Waller County, Texas
The Waller County Courthouse in Hempstead
Location within the U.S. state of Texas
Texas's location within the U.S.
|Named for||Edwin Waller|
|• Total||518 sq mi (1,340 km2)|
|• Land||513 sq mi (1,330 km2)|
|• Water||4.4 sq mi (11 km2) 0.8%%|
|• Density||84/sq mi (32/km2)|
|Time zone||UTC−6 (Central)|
|• Summer (DST)||UTC−5 (CDT)|
Waller County is a county in the U.S. state of Texas. As of the 2010 census, the population was 43,205. Its county seat is Hempstead. The county was named for Edwin Waller, a signer of the Texas Declaration of Independence and first mayor of Austin.
- 1 Geography
- 2 Demographics
- 3 Economy
- 4 Politics
- 5 Death of Sandra Bland
- 6 Education
- 7 Transportation
- 8 Media
- 9 Communities
- 10 See also
- 11 References
- 12 External links
According to the U.S. Census Bureau, the county has a total area of 518 square miles (1,340 km2), of which 513 square miles (1,330 km2) are land and 4.4 square miles (11 km2) (0.8%) are covered by water.
- Grimes County (north)
- Montgomery County (northeast)
- Harris County (east)
- Fort Bend County (south)
- Austin County (west)
- Washington County (northwest)
|U.S. Decennial Census|
As of the 2000 Census, 32,663 people, 10,557 households, and 7,748 families resided in the county. The population density was 64 people per square mile (25/km²). The 11,955 housing units averaged 23 per square mile (9/km²). The racial makeup of the county was 57.83% White, 29.25% Black or African American, 0.49% Native American, 0.38% Asian, 0.02% Pacific Islander, 10.28% from other races, and 1.76% from two or more races. About 19.42% of the population was Hispanic or Latino of any race.
Of the 10,557 households, 35.10% had children under the age of 18 living with them, 55.70% were married couples living together, 13.00% had a female householder with no husband present, and 26.60% were not families. About 21.00% of all households were made up of individuals, and 7.50% had someone living alone who was 65 years of age or older. The average household size was 2.79 and the average family size was 3.25.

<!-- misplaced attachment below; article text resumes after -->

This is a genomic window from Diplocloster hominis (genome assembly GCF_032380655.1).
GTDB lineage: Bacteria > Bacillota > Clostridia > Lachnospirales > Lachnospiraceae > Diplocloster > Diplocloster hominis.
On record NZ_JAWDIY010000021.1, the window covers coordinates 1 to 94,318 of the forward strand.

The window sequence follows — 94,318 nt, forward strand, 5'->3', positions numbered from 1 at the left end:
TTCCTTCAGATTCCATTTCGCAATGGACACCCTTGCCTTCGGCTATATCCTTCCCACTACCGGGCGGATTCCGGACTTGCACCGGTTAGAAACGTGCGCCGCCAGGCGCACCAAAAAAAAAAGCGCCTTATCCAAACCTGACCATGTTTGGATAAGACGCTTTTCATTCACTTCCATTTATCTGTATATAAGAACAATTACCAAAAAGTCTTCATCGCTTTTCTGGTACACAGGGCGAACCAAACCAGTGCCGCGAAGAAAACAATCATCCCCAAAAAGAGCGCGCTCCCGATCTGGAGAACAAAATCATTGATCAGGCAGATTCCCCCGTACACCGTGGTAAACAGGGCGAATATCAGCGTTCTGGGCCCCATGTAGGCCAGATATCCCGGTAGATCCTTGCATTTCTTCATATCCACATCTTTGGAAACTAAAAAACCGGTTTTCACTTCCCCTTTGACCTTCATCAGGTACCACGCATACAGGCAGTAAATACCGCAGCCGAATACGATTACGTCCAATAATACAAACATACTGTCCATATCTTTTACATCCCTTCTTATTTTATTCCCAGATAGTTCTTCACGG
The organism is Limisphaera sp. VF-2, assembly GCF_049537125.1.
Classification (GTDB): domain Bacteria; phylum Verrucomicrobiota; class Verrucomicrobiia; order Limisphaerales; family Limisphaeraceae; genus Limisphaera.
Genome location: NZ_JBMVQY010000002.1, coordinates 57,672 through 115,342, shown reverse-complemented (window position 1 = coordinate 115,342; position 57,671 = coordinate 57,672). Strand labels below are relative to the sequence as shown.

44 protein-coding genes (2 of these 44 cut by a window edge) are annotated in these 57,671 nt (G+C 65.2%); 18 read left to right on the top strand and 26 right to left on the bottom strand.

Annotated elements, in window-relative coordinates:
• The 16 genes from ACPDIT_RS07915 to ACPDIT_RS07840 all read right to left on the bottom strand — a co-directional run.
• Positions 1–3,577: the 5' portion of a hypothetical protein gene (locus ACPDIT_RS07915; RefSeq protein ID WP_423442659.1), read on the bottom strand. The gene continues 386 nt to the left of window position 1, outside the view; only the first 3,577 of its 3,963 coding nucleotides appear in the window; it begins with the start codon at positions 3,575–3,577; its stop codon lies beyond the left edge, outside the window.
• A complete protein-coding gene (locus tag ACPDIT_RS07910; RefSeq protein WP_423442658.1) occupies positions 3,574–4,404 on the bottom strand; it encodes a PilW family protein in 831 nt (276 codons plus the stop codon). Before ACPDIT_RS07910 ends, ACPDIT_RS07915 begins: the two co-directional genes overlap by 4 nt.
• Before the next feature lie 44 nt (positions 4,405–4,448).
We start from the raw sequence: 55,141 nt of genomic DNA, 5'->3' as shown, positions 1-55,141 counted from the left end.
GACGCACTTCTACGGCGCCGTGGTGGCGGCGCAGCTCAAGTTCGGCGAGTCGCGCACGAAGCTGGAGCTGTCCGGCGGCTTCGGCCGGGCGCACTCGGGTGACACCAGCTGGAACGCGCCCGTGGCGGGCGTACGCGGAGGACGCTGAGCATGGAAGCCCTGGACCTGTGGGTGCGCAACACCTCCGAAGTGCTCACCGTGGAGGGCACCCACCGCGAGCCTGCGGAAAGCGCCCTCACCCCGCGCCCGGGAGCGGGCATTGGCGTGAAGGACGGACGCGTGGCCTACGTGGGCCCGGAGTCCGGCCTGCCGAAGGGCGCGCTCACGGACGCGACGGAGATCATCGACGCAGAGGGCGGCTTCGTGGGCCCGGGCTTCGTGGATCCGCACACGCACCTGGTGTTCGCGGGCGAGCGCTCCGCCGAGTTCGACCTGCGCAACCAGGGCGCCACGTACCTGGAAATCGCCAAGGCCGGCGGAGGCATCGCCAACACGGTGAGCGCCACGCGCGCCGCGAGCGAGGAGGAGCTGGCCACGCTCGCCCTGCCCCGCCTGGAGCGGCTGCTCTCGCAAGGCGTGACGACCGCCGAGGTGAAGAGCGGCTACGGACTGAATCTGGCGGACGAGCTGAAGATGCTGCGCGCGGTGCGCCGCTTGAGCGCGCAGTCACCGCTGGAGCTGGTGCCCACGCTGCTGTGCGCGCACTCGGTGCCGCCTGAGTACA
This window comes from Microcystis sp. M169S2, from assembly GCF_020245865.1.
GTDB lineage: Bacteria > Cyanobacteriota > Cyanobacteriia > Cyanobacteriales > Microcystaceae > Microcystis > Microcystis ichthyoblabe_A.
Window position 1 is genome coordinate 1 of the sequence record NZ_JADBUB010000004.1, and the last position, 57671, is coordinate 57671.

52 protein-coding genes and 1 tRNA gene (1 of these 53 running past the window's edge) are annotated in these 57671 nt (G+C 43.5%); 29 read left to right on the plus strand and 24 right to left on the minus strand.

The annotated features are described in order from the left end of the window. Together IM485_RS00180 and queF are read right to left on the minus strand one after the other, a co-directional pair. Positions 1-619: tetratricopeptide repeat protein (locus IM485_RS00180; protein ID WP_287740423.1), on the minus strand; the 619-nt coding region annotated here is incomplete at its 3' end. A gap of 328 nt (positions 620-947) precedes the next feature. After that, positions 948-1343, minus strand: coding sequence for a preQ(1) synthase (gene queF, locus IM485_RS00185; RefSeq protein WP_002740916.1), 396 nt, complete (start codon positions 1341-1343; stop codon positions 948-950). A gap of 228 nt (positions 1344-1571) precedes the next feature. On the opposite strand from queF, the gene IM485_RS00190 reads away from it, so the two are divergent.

In the county, the population was distributed as 25.70% under the age of 18, 18.10% from 18 to 24, 26.40% from 25 to 44, 20.50% from 45 to 64, and 9.40% who were 65 years of age or older. The median age was 30 years. For every 100 females, there were 98.70 males. For every 100 females age 18 and over, there were 96.10 males.
The median income for a household in the county was $38,136, and for a family was $45,868. Males had a median income of $34,447 versus $25,583 for females. The per capita income for the county was $16,338. About 11.50% of families and 16.00% of the population were below the poverty line, including 20.00% of those under age 18 and 12.30% of those age 65 or over.
Igloo Corporation, a manufacturer of cooling and portable refrigeration products, is headquartered in unincorporated Waller County between Brookshire and Katy. In 2004, Igloo announced that it was consolidating its corporate, distribution, and manufacturing operations in Waller County.
United States Congress
|Senate Class 1||John Cornyn||Republican||2002||Senior Senator|
|Senate Class 2||Ted Cruz||Republican||2013||Junior Senator|
|Representatives||Name||Party||First Elected||Area(s) of Waller County Represented|
|District 10||Michael McCaul||Republican||2004||Entire county|
Texas House of Representatives
As reported by the US District Court (Southern District of Texas, Corpus Christi Division) in Veasey v Perry, October 2014 (CIVIL ACTION NO. 13-CV-00193), pp 6–7 verbatim:
- In 1971, after the 26th Amendment extended the vote to those 18 years old and older, Waller County, which was home to Prairie View A&M University (PVAMU), a historically Black university, became troubled with race issues. Waller County's tax assessor and voter registrar prohibited students from voting unless they or their families owned property in the county. This practice was ended by a three-judge court in 1979.
- In 1992, a county prosecutor indicted PVAMU students for illegally voting, but dropped the charges after receiving a protest from the DOJ.
- In 2003, a PVAMU student ran for the commissioner's court. The local district attorney and county attorney threatened to prosecute students for voter fraud—for not meeting the old domicile test. These threatened prosecutions were enjoined, but Waller County then reduced early voting hours, which was particularly harmful to students because the election day was during their spring break. After the NAACP filed suit, Waller County reversed the changes to early voting and the student narrowly won the election.
- In 2007-08, during then Senator Barack Obama's campaign for president, Waller County made a number of voting changes without seeking clearance. The county rejected “incomplete” voter registrations and required volunteer deputy registrars (VDRs) to personally find and notify the voters of the rejection. The county also limited the number of new registrations any VDR could submit, thus limiting the success of voter registration drives. These practices were eventually prohibited by a consent decree.